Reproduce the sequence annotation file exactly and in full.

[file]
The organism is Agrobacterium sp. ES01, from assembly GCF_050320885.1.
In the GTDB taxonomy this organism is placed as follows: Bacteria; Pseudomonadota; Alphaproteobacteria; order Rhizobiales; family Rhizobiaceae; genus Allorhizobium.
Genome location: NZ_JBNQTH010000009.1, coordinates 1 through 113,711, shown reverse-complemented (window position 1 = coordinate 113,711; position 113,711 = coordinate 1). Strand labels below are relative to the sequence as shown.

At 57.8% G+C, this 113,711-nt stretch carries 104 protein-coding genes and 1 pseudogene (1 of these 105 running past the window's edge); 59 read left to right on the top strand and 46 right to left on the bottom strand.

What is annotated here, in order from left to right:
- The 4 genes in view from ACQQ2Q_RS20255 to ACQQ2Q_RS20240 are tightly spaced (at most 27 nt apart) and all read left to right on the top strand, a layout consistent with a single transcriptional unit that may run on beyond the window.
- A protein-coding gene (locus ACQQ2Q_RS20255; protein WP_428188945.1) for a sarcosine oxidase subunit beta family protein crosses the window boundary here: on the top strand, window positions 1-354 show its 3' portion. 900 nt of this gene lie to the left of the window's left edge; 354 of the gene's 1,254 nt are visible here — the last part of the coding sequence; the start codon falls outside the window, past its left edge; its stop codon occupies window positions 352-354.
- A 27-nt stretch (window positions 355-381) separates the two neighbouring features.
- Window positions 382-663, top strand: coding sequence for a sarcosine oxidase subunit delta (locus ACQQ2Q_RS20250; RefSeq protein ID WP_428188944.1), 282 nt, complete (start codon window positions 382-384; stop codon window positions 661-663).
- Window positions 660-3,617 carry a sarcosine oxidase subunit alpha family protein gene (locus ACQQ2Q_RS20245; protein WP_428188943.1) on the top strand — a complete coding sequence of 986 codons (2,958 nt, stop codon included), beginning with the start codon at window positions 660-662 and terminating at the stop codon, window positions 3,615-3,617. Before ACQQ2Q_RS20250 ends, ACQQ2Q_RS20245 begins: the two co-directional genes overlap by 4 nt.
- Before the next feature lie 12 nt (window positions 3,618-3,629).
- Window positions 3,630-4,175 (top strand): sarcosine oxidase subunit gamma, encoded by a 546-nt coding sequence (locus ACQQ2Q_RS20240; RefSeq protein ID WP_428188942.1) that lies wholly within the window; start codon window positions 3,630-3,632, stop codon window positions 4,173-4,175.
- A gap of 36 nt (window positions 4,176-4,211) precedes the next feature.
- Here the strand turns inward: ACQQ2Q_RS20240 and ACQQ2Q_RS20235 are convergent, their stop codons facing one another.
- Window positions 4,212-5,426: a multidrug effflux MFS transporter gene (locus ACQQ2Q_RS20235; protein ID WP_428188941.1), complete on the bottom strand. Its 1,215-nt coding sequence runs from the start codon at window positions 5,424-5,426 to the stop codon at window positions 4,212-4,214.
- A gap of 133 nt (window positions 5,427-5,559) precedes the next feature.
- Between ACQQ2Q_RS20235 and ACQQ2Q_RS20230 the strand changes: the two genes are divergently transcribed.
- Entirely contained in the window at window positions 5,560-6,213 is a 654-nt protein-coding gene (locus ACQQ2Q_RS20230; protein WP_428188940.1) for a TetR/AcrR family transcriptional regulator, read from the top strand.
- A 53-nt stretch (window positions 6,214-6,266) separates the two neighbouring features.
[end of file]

The organism is Agrobacterium sp. ES01, from assembly GCF_050320885.1.
In the GTDB taxonomy this organism is placed as follows: Bacteria; Pseudomonadota; Alphaproteobacteria; order Rhizobiales; family Rhizobiaceae; genus Allorhizobium.
Genome location: NZ_JBNQTH010000009.1, coordinates 1 through 113,711, shown reverse-complemented (window position 1 = coordinate 113,711; position 113,711 = coordinate 1). Strand labels below are relative to the sequence as shown.

At 57.8% G+C, this 113,711-nt stretch carries 104 protein-coding genes and 1 pseudogene (1 of these 105 running past the window's edge); 59 read left to right on the top strand and 46 right to left on the bottom strand.

What is annotated here, in order from left to right:
- The 4 genes in view from ACQQ2Q_RS20255 to ACQQ2Q_RS20240 are tightly spaced (at most 27 nt apart) and all read left to right on the top strand, a layout consistent with a single transcriptional unit that may run on beyond the window.
- A protein-coding gene (locus ACQQ2Q_RS20255; protein WP_428188945.1) for a sarcosine oxidase subunit beta family protein crosses the window boundary here: on the top strand, window positions 1-354 show its 3' portion. 900 nt of this gene lie to the left of the window's left edge; 354 of the gene's 1,254 nt are visible here — the last part of the coding sequence; the start codon falls outside the window, past its left edge; its stop codon occupies window positions 352-354.
- A 27-nt stretch (window positions 355-381) separates the two neighbouring features.
- Window positions 382-663, top strand: coding sequence for a sarcosine oxidase subunit delta (locus ACQQ2Q_RS20250; RefSeq protein ID WP_428188944.1), 282 nt, complete (start codon window positions 382-384; stop codon window positions 661-663).
- Window positions 660-3,617 carry a sarcosine oxidase subunit alpha family protein gene (locus ACQQ2Q_RS20245; protein WP_428188943.1) on the top strand — a complete coding sequence of 986 codons (2,958 nt, stop codon included), beginning with the start codon at window positions 660-662 and terminating at the stop codon, window positions 3,615-3,617. Before ACQQ2Q_RS20250 ends, ACQQ2Q_RS20245 begins: the two co-directional genes overlap by 4 nt.
- Before the next feature lie 12 nt (window positions 3,618-3,629).
- Window positions 3,630-4,175 (top strand): sarcosine oxidase subunit gamma, encoded by a 546-nt coding sequence (locus ACQQ2Q_RS20240; RefSeq protein ID WP_428188942.1) that lies wholly within the window; start codon window positions 3,630-3,632, stop codon window positions 4,173-4,175.
- A gap of 36 nt (window positions 4,176-4,211) precedes the next feature.
- Here the strand turns inward: ACQQ2Q_RS20240 and ACQQ2Q_RS20235 are convergent, their stop codons facing one another.
- Window positions 4,212-5,426: a multidrug effflux MFS transporter gene (locus ACQQ2Q_RS20235; protein ID WP_428188941.1), complete on the bottom strand. Its 1,215-nt coding sequence runs from the start codon at window positions 5,424-5,426 to the stop codon at window positions 4,212-4,214.
- A gap of 133 nt (window positions 5,427-5,559) precedes the next feature.
- Between ACQQ2Q_RS20235 and ACQQ2Q_RS20230 the strand changes: the two genes are divergently transcribed.
- Entirely contained in the window at window positions 5,560-6,213 is a 654-nt protein-coding gene (locus ACQQ2Q_RS20230; protein WP_428188940.1) for a TetR/AcrR family transcriptional regulator, read from the top strand.
- A 53-nt stretch (window positions 6,214-6,266) separates the two neighbouring features.